Why is so much New Media Art so shit?

I’ve been pondering this question a lot recently whilst writing my PhD stuff recently (it covers this area a lot).

Fortunately the Near Future Laboratory explain why with their Top 15 criteria that define “interactive” or “new media” art. It’s worryingly spot on, which makes me suspect the writers have made a few of these themselves.

I’ve been guilty of some of these and my students have definitely been guilty of all of them. What’s worse is that I’ve seen plenty of multi-thousand dollar grants go towards much of that crap too. (I’m just jealous of course – I want someone to fund my lame ideas to the hilt too).

In answer to my own question, I think it’s because it takes itself and the medium too seriously. That makes any kind of art shit in my book.

(Thank Nik)

Bauhaus Blog

Not really a post that may be of interest to lots of you, but I have started a new blog for those of you who are/will be my students from the Bauhaus (or anyone who is interested in what we’re up to).

It’s called GMU (for Gestaltung medialer Umgebungen) and it’s here.

Anyone who has a del.icio.us account and wants to send us some links can add the username gmu to their network and tag their posts ‘for:gmu’ and we should see it. You can add apolaine and tag them ‘for:apolaine’ too if you like and I’ll get them too. (Without the quotes of course in both cases).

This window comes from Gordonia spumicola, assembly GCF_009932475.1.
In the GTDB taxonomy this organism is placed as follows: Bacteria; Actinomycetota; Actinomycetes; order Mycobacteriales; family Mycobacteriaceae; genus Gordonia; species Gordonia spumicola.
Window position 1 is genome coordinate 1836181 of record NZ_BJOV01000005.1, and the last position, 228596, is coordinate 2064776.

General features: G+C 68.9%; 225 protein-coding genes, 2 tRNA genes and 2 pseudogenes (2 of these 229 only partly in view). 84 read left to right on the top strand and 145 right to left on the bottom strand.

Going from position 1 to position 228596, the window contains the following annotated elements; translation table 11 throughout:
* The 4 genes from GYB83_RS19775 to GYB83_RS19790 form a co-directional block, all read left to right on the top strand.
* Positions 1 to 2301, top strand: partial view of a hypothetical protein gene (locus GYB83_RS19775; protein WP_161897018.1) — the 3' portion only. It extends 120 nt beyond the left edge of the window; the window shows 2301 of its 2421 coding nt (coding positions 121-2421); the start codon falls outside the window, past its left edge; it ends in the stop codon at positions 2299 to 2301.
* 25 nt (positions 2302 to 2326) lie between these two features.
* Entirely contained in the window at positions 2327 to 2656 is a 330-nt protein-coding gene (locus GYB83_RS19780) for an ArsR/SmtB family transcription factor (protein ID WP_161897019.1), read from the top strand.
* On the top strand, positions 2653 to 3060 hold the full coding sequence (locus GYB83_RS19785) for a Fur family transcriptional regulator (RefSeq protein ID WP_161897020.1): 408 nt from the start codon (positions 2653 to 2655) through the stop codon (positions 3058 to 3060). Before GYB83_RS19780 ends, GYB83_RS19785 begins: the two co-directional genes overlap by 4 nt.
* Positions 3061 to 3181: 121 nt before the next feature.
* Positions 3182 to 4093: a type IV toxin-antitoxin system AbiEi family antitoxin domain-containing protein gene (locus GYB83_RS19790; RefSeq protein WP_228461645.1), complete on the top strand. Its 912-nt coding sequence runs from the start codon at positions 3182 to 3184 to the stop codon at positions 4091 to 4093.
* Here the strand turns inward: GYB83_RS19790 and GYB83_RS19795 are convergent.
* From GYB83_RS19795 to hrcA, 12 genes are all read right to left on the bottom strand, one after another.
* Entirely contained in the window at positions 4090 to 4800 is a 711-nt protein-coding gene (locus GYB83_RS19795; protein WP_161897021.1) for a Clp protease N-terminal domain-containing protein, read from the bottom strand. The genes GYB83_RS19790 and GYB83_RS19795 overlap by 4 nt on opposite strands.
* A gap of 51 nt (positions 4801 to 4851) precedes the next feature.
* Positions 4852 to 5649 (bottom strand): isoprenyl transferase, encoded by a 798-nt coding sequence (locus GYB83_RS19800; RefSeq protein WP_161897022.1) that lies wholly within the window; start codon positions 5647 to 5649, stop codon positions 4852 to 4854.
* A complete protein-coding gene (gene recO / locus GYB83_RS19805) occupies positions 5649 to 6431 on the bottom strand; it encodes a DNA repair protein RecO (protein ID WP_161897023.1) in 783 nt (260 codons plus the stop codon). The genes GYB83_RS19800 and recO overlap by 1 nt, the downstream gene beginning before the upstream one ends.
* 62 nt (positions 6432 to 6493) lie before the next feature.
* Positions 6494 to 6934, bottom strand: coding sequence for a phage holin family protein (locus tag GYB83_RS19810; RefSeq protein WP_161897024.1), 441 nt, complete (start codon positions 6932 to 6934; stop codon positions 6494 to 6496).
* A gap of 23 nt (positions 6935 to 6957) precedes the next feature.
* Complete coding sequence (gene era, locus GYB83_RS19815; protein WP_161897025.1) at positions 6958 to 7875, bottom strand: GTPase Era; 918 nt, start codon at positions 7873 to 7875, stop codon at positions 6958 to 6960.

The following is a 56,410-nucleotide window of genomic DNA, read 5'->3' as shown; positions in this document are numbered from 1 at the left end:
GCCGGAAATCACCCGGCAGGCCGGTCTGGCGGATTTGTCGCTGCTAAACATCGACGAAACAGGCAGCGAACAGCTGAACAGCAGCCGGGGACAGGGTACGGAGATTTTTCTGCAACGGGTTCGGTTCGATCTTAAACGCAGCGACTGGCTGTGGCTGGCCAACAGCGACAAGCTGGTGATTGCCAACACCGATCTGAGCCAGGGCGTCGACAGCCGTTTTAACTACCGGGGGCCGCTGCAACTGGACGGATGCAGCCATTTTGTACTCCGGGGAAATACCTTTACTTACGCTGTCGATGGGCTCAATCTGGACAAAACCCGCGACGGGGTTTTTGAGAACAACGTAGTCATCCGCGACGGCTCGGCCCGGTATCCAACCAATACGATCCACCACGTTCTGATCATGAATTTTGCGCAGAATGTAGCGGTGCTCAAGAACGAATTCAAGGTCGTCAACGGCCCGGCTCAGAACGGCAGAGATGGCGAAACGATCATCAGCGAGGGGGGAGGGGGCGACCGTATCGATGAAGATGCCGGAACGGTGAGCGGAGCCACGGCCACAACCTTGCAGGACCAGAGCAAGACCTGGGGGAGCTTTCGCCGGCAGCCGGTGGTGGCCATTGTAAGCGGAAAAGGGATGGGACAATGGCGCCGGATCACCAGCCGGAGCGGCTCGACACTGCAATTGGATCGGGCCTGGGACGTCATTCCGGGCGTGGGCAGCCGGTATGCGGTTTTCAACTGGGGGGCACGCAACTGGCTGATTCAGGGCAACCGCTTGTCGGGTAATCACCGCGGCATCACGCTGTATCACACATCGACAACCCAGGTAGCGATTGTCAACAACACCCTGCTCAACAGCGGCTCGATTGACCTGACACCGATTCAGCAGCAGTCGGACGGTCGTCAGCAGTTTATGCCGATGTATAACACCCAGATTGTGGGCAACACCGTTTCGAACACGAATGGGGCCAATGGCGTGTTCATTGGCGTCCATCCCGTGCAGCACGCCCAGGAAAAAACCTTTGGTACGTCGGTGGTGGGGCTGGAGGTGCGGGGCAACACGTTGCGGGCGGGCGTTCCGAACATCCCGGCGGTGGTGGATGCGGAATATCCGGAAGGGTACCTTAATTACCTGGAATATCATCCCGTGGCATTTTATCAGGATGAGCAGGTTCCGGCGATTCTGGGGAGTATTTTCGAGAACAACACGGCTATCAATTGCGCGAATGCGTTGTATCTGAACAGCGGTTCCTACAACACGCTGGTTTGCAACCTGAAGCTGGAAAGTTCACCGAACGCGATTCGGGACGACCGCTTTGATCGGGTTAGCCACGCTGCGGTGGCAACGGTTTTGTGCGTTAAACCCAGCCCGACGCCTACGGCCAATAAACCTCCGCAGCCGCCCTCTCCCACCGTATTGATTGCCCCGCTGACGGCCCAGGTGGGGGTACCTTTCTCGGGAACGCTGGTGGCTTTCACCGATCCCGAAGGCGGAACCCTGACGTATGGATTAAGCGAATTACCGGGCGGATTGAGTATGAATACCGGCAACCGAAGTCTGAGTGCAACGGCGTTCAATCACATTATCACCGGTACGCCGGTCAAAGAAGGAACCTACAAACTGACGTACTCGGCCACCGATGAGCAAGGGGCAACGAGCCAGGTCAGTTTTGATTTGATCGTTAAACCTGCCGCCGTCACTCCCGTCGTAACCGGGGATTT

Starting as Gastprofessor at the Bauhaus

Bauhaus Library

I’m off to Weimar tomorrow to start a six-month stint as Guest Professor “Gestaltung medialer Umgebungen” at the Bauhaus-Universität Weimar in the Faculty of Media.

It feels quite odd (and rather flattering) to be following in the footsteps of luminaries such as Josef Albers, László Moholy-Nagy, Walter Gropius, Vassily Kandinsky and Paul Klee (to name but a few), though things have changed quite a bit since then. There are still plenty of the original buildings though (including original murals and relief sculptures on the wall).

Bernd Hopfengärtner's Hello World project

Photo stolen from Hello World.

My predecessor, Ursula Damm set a project which resulted Bernd Hopfengärtner’s excellent Hello World! work – a Semacode measuring 160 x 160 meters was mown into a wheat field near the town of Ilmenau. I’m planning some playful interactive works (I hope!).

So, if any of my exchange students from Weimar or other folks that read this blog are there, get in touch. I’d love to meet up and see the sights.